The New York Post is pushing the assertion that skateboards are now the ‘it’ accessory of middle-aged men trying to get their libido back. Profiling a dude named Cyril Therien, as “he gracefully weaves in and out of street traffic like a fish in water” and rocks up to a trendy eatery, the Post practically make skateboards out to be like a trawling net for fit blonde girls in their twenties. “This thing is a chick magnet”, says Therien.
The Post, however, somehow missed what anyone outside of a corporate circle can see from their feature photo. Their poster-boy of middle-aged skating isn’t a skater at all. The dude mall-grabs his Girl deck like it’s a foreign object. He doesn’t need the $1000 electric skateboard to be a poser like they say, he is one already. Endorsing the swagger-jacking of skate culture by a yuppy, who has spent more time on his LinkedIn profile than learning how to skate, is a huge ‘Fuck You’ to skateboarders who still slay in their 30s and 40s, and don’t do it just to pick-up chicks.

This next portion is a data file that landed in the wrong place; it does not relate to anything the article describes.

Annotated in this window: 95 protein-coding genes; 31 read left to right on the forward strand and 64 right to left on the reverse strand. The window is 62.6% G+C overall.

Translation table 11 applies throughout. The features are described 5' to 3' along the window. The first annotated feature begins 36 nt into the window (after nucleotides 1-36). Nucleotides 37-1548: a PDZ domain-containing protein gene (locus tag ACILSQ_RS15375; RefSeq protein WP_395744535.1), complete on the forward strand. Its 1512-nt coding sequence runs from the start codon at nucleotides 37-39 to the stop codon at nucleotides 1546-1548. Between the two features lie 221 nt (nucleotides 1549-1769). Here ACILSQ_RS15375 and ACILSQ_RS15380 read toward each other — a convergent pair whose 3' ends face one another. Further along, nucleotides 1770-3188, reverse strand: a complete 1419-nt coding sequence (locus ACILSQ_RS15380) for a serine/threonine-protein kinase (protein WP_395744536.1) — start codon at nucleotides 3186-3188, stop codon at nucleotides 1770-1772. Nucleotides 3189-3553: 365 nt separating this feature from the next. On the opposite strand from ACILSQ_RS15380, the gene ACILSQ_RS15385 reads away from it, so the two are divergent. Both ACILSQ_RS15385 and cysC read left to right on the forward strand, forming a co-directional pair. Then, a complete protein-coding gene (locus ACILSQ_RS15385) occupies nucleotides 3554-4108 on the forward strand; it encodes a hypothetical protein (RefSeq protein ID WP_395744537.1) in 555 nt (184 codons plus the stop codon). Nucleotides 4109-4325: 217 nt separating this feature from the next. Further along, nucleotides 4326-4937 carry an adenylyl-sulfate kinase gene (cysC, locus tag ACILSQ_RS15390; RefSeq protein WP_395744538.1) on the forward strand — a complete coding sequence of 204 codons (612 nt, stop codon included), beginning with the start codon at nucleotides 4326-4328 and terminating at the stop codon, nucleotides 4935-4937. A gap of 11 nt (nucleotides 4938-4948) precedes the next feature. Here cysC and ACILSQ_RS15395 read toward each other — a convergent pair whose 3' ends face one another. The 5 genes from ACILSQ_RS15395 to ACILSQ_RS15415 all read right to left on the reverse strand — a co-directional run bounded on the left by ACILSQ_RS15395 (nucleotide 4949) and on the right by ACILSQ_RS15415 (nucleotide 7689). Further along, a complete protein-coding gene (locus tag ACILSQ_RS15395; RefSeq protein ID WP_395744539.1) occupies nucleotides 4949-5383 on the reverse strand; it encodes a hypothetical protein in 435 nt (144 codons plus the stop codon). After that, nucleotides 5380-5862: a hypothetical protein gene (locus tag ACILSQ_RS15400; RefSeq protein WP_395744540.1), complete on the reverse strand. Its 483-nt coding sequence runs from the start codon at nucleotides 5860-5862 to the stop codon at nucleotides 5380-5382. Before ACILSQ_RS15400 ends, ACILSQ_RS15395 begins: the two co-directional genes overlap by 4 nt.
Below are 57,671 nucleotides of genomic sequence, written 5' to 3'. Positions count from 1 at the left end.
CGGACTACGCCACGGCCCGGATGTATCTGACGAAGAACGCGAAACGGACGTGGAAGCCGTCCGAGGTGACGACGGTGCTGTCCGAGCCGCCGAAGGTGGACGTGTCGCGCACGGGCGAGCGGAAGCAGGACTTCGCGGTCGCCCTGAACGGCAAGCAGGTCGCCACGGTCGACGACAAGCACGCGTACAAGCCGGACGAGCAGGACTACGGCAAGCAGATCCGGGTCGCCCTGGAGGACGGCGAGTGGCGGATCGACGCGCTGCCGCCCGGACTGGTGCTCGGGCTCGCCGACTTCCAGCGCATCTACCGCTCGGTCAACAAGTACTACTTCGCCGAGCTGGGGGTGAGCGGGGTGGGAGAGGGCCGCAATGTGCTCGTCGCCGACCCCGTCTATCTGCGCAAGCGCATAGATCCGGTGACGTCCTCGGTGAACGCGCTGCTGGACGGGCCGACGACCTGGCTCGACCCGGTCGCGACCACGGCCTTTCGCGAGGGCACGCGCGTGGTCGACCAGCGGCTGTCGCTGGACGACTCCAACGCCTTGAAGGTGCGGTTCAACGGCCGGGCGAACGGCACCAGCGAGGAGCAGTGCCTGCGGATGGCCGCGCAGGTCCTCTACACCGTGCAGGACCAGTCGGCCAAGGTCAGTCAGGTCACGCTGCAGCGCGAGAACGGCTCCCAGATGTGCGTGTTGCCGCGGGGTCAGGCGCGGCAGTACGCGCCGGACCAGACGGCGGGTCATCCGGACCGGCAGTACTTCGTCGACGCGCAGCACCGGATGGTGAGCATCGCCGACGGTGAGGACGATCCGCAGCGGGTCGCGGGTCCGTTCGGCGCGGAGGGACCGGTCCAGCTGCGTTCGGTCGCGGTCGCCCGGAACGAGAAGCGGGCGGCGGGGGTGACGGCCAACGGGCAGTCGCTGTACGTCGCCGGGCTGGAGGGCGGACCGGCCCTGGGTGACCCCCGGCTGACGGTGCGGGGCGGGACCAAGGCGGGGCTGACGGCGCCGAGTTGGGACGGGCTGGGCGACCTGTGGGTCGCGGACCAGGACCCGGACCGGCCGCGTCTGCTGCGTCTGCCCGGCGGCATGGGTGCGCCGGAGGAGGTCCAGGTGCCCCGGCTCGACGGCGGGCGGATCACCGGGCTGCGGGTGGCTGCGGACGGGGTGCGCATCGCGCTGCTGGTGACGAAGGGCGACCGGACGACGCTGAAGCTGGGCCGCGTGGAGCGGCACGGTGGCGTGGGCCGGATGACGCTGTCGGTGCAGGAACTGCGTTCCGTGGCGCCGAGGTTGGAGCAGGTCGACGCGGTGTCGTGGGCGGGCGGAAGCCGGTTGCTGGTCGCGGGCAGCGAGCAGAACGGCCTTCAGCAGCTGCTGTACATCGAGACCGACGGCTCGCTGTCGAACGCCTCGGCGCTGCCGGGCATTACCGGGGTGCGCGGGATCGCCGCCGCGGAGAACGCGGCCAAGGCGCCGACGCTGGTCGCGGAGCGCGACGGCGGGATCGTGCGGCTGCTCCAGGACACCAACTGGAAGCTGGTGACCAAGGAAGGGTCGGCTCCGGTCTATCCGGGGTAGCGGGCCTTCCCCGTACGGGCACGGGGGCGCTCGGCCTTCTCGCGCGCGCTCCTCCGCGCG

The article even sneak disses the culture they’re peddling, calling it a mode of transportation “that most kids ditch in middle school”, and failing to realise it is a means of expression for a number of generations.
Okay, The Post isn’t a skate mag, it’s not their perogative to cover skate culture, but they have and they fucked it up. What they’ve done is try to expose some burgeoning sub-culture of men battling their mid-life crisis with skateboards because “it’s cheaper than therapy”. There are moments in the article that you’d be safe to question whether Click Hole wrote it. Especially when it notes that Therien plans to start a blog called ‘Dapper Deck’ that explores his sartorial and “sporty” aspirations. Supposedly this blog will be full of recounts of his triumphant encounters with the opposite sex that have been facilitated by skateboarding, while wearing bespoke Italian suits and impossibly heeled dress shoes. Onya mate. Do a kickflip.
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